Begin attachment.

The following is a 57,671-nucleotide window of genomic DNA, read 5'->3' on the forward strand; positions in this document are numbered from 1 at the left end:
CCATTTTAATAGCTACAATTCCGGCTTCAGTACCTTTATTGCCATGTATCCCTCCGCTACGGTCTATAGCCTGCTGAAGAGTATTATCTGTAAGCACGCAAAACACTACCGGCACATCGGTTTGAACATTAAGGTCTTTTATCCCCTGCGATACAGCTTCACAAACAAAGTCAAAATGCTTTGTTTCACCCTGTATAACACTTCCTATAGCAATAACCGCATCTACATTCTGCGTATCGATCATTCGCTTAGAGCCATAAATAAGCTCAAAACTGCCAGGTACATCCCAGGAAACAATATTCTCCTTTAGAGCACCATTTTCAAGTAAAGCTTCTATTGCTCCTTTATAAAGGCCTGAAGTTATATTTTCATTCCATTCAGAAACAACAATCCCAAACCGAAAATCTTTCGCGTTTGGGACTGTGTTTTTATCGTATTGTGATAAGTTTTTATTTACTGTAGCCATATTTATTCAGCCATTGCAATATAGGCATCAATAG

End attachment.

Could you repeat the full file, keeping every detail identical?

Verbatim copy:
The following is a 57,671-nucleotide window of genomic DNA, read 5'->3' on the forward strand; positions in this document are numbered from 1 at the left end:
CCATTTTAATAGCTACAATTCCGGCTTCAGTACCTTTATTGCCATGTATCCCTCCGCTACGGTCTATAGCCTGCTGAAGAGTATTATCTGTAAGCACGCAAAACACTACCGGCACATCGGTTTGAACATTAAGGTCTTTTATCCCCTGCGATACAGCTTCACAAACAAAGTCAAAATGCTTTGTTTCACCCTGTATAACACTTCCTATAGCAATAACCGCATCTACATTCTGCGTATCGATCATTCGCTTAGAGCCATAAATAAGCTCAAAACTGCCAGGTACATCCCAGGAAACAATATTCTCCTTTAGAGCACCATTTTCAAGTAAAGCTTCTATTGCTCCTTTATAAAGGCCTGAAGTTATATTTTCATTCCATTCAGAAACAACAATCCCAAACCGAAAATCTTTCGCGTTTGGGACTGTGTTTTTATCGTATTGTGATAAGTTTTTATTTACTGTAGCCATATTTATTCAGCCATTGCAATATAGGCATCAATAG